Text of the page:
I’ll never forget the first time I heard about empathy. It was my first job in retail when I was in high school. I came home frustrated after dealing with a challenging customer and shared the experience with my mother. I described how the interaction impacted me and after I’d finished venting my mother asked me how I thought my customer was feeling at the same time. I realized I hadn’t even considered it. Maybe she was having a bad day. Or a really bad day. I had no way of knowing. All I knew was that she was interacting with me in a way I didn’t like or understand. What I found out later made me re-think my stance. It turned out my mother knew that woman (I grew up in a small town) and she’d recently found out that her husband had cancer. If I’d known that at the time I would’ve felt differently about my interaction with her. I would’ve realized that although I didn’t fully understand what she was going through I could be kind, patient, and understanding. That’s when I first really understood empathy. Thankfully it isn’t always under such adverse conditions, yet it remains an important consideration. Especially when it comes to designing fantastic user experiences. Here are a few reasons why empathy is such an important quality in a UXer, and how to incorporate it into your everyday practice.
Why empathy is important for UXers
It starts with the cardinal rule of UX: you are not your user. UX is about how someone else feels about your product or brand. No matter how much you hope they’ll feel a certain way, how they actually feel is what matters. Developing the capacity for—and the practice of—empathizing with users is a great way to gain a deeper understanding of what your users want and need. And while that’s easy to say, it takes some effort to do.
How to empathize with your users
Being empathetic isn’t just a switch you can turn on or off; it’s something you actually have to believe in and practice. Here’s how to get started.
Many of us think of empathy as putting ourselves in someone else’s shoes. While that’s partly true, there’s another important component: listening. Indi Young does a great job expanding on this in her book, Practical Empathy. She notes that before we can begin to practice empathy, we first must do the legwork required to enable us to be empathetic. And that’s done through listening—really listening.
Have you ever been on the phone with your mom while surfing the web and suddenly realized you had no idea what she’d been talking about for the past 10 minutes? Now imagine if that happened while you were reviewing feedback from a user test? While your mom might forgive you for spacing out and repeat her story, you won’t get that chance with your users and you’ll miss a valuable opportunity to understand them better. Be fully present when conducting your research—especially when reviewing feedback. Commit your full attention to your user, whether they’re in the room with you or not. Being fully present and free of distractions helps you on what matters: your user.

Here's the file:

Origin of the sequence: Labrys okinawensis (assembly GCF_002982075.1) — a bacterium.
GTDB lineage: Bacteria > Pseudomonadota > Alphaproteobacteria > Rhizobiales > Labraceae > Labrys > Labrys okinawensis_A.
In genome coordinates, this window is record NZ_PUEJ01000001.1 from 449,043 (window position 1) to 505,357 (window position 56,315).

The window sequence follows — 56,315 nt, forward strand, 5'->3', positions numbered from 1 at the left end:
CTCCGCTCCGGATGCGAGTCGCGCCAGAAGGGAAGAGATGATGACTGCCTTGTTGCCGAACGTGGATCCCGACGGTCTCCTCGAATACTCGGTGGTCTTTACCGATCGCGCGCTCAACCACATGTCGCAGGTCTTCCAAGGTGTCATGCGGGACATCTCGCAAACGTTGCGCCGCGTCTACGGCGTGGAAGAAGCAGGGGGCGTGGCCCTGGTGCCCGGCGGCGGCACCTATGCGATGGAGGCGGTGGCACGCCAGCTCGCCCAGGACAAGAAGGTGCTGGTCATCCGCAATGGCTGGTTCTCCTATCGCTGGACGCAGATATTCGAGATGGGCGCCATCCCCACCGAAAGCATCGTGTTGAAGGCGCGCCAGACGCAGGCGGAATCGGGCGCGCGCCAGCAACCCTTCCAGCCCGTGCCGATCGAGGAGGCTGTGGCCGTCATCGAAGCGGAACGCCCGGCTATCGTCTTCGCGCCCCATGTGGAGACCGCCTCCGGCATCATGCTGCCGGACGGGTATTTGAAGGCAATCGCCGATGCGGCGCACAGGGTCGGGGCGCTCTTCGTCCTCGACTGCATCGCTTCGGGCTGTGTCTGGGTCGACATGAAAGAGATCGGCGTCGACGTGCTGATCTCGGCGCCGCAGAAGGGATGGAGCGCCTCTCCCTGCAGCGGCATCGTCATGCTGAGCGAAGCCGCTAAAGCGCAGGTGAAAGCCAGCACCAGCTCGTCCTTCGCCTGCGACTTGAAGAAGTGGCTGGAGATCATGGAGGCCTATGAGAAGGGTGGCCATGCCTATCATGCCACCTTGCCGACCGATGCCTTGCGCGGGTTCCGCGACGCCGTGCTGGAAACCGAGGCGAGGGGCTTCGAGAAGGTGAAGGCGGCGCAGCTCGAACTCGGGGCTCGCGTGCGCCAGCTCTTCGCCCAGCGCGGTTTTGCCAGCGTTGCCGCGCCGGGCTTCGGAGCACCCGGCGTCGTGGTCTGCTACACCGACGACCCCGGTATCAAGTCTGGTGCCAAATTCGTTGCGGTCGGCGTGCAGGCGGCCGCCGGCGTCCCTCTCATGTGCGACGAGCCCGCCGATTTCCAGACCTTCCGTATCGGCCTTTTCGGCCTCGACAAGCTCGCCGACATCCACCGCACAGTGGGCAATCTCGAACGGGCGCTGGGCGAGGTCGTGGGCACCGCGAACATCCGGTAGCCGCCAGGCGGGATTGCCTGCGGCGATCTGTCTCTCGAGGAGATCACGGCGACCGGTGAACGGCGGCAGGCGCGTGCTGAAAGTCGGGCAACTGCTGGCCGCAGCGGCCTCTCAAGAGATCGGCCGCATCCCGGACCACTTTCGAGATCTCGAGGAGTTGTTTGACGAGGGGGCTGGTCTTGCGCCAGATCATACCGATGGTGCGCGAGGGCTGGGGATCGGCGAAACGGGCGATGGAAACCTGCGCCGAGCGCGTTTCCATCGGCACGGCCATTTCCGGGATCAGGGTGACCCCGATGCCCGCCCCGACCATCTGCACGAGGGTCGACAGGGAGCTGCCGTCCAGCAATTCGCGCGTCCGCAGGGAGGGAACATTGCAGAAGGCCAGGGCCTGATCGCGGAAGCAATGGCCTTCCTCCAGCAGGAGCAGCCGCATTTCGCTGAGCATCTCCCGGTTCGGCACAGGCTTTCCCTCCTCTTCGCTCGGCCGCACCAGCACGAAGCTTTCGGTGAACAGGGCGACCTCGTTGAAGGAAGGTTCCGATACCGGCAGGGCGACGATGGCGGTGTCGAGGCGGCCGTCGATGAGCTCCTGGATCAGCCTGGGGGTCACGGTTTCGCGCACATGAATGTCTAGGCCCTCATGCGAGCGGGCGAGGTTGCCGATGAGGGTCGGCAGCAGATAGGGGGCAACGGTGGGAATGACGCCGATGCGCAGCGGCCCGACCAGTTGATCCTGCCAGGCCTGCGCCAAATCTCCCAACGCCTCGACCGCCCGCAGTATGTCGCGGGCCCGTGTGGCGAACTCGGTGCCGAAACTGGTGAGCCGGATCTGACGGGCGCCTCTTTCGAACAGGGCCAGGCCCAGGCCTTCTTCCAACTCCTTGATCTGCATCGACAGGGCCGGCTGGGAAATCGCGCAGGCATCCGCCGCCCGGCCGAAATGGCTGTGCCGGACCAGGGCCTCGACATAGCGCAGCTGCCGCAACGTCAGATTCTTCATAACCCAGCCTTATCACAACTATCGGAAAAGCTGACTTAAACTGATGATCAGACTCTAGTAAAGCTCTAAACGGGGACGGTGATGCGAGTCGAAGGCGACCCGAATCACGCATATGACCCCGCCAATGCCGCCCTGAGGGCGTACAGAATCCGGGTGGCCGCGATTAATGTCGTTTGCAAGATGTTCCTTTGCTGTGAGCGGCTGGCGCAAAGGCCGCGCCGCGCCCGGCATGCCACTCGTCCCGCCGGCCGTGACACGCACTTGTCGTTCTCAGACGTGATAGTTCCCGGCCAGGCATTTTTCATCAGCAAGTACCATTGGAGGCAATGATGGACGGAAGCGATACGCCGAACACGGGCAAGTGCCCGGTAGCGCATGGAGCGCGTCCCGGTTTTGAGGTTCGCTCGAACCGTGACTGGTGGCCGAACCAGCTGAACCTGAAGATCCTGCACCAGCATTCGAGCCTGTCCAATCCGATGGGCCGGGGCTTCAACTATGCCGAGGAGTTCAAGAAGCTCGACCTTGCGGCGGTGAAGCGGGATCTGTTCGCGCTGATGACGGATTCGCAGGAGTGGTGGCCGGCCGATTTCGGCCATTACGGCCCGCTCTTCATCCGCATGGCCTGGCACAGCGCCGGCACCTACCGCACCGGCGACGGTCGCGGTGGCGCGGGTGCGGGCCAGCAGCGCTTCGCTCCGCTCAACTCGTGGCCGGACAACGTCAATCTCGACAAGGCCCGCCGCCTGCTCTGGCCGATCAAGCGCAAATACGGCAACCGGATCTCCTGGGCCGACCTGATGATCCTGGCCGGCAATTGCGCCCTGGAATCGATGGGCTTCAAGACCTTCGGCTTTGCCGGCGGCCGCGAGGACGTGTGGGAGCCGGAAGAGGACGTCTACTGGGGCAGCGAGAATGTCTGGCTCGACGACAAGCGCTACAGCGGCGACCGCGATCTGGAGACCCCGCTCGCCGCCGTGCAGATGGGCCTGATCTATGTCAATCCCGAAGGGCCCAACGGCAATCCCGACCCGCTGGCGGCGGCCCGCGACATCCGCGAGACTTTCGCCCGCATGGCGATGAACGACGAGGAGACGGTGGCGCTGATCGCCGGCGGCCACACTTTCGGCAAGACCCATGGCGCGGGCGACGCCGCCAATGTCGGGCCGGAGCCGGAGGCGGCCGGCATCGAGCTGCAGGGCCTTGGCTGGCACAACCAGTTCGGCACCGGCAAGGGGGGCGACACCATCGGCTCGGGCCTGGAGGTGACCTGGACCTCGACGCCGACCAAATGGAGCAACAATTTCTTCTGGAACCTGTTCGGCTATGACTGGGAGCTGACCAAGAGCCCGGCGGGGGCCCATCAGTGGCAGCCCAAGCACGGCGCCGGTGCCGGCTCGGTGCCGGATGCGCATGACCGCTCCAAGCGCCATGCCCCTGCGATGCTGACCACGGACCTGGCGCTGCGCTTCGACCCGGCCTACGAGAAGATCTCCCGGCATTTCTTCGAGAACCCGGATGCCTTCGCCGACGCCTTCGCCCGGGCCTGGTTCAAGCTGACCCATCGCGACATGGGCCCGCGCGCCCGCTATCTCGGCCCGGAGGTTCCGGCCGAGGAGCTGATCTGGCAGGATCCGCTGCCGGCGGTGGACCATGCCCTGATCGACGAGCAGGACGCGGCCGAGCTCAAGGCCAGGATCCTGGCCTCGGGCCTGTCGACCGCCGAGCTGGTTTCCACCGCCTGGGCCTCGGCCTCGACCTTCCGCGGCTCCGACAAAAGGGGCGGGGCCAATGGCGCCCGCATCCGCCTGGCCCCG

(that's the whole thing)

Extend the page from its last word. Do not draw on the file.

It’s tempting to make assumptions about your users. Their age, income, location, and even accent only tell you a tiny bit about who they are on the surface. What this information doesn’t tell you is what your user is thinking and feeling, or why. Having pre-conceived ideas about your users in any way, distances you from them and clouds your interpretation of their feedback. As much as possible, approach your users and their feedback with an open mind, and leave your own preferences, prejudices, and past experiences at the door.
Make empathy part of your process
After that uncomfortable day on the job back in high school, I took my mother’s insight to heart. I kept these tips in mind as I progressed through my career and still use them today to help me connect with my colleagues and clients. It isn’t always easy to do, but when I put the effort into it, the result is always a much better understanding of those I’m interacting with. It’s easy to get caught up in a beautiful design or brilliant code. But if it’s created without understanding your user you risk creating something they don’t want or need. Empathy takes practice, and should be part of your core mission in all your UX endeavors.
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